Vintage clothing, record store moving to Colorado Springs' west side

By Ned Hunter Published: December 18, 2013 | 1:35 pm 0

The Leechpit has found a new home.

The store that was formerly at 802 N. Nevada Ave. near the Colorado College campus and sold vintage clothing, vinyl records and a cacophony of memorabilia from the past will open on the city's west side by Feb. 1, said owner Adam Leech.

Leech is moving his shop, which has maintained an online presence since it closed last summer, to 3020 W. Colorado Ave., the former home of CS West Bikes. He will establish business hours after the store opens.

Leech said his new location is more than 4,000 square feet - three times the floor space of the previous Leechpit, which specializes in hard-to-find ugly sweaters, '80s rock 'n' roll T-shirts and '70s prom dresses. He said he already has secured more vinyl record bins than he "could dream of."

Leech said he does not think the new location's distance from Colorado College will affect his business.

"I am not worried one bit," he said. "It's no more than a 15-minute drive, and the CC kids that mattered to us then will still shop with us now."

Leech said his new location between Manitou Springs and Old Colorado City provides the "perfect opportunity" to open a DAM, or Discarded Art Museum, within his new business. He said the museum will be a collection of Hobo nickels he has carved and collected over the years, as well as "strange dolls and doll houses" collected, restored and preserved by his wife, Heather. Leech said the addition of the museum, which will include wood-carved walking sticks, could become a stopping point for tourists.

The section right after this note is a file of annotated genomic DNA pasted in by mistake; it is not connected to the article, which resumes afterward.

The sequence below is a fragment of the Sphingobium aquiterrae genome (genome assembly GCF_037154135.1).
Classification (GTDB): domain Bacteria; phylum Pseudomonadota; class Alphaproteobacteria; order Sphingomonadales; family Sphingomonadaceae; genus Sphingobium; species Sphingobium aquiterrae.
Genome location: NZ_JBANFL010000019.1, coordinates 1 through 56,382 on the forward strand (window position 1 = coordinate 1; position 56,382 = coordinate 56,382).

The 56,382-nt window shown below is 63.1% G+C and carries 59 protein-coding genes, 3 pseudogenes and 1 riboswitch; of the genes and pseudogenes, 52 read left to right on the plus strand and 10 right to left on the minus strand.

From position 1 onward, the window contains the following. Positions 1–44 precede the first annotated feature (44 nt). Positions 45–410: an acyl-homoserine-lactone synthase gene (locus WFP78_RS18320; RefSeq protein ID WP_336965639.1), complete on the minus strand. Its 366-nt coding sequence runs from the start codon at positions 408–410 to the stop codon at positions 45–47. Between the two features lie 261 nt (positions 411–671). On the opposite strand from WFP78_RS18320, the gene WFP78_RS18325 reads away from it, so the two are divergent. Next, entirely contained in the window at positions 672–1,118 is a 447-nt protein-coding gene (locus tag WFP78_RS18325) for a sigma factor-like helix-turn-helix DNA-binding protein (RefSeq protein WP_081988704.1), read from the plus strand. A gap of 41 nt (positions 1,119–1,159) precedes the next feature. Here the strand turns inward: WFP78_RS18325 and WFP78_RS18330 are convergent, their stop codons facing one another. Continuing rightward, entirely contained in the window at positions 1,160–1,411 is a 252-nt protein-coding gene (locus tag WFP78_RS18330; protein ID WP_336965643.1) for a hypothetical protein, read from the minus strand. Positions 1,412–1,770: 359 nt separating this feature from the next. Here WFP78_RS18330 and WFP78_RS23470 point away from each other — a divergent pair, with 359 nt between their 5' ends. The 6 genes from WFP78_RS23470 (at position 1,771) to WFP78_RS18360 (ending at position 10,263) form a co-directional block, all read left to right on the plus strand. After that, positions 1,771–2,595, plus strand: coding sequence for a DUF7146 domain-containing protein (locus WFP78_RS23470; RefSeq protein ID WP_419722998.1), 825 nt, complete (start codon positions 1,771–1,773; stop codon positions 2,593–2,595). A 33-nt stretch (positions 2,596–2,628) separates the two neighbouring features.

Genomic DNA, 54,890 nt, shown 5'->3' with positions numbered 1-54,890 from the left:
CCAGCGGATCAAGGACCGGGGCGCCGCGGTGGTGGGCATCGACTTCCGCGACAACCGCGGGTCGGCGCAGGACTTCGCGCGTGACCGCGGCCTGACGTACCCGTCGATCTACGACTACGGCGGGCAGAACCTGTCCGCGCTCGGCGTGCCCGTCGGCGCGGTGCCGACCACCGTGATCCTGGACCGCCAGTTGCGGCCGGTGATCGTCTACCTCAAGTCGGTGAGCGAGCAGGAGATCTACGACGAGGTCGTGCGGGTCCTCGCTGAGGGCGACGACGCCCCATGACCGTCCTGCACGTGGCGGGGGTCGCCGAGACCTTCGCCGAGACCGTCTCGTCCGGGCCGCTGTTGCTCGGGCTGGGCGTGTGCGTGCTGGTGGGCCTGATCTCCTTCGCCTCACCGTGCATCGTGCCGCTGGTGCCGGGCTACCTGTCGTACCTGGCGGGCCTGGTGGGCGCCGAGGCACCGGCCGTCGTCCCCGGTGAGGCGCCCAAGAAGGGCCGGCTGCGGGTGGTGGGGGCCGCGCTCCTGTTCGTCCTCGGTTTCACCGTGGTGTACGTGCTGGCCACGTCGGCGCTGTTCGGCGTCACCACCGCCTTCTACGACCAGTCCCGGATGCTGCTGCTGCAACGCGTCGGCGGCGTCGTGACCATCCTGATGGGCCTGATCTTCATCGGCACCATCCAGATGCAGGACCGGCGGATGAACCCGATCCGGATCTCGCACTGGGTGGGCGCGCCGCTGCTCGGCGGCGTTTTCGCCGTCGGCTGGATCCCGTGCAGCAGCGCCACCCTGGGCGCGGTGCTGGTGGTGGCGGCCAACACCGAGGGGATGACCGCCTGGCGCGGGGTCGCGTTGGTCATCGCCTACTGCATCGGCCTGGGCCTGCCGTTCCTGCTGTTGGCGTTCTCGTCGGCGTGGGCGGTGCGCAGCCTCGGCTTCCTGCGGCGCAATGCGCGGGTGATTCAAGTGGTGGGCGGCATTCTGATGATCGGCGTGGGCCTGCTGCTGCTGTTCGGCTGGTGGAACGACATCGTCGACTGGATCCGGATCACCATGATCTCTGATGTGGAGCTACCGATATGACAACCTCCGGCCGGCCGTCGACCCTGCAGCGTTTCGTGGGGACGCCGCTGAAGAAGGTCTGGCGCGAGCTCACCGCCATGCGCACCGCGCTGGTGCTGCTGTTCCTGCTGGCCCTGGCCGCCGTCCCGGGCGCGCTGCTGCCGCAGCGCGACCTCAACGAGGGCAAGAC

"With the right advertising we can make it an interesting regional, if not statewide, tourist attraction," he said.

The Leechpit opened in a 900-square-foot space at 708 N. Weber St. in 2003. It moved next door to Colorado College on North Nevada Avenue in early 2011, but Leech was forced to move out in July after the college decided not to renew his lease because it wanted the building for a student activity center.

The school is remodeling the building. Leech said he harbors no hard feelings toward the college, calling his forced move a boon to his retail future.

"When you think about a silver lining, this is a silver cloud," Leech said. "There is no downside to this."

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Contact Ned Hunter: 636-0275

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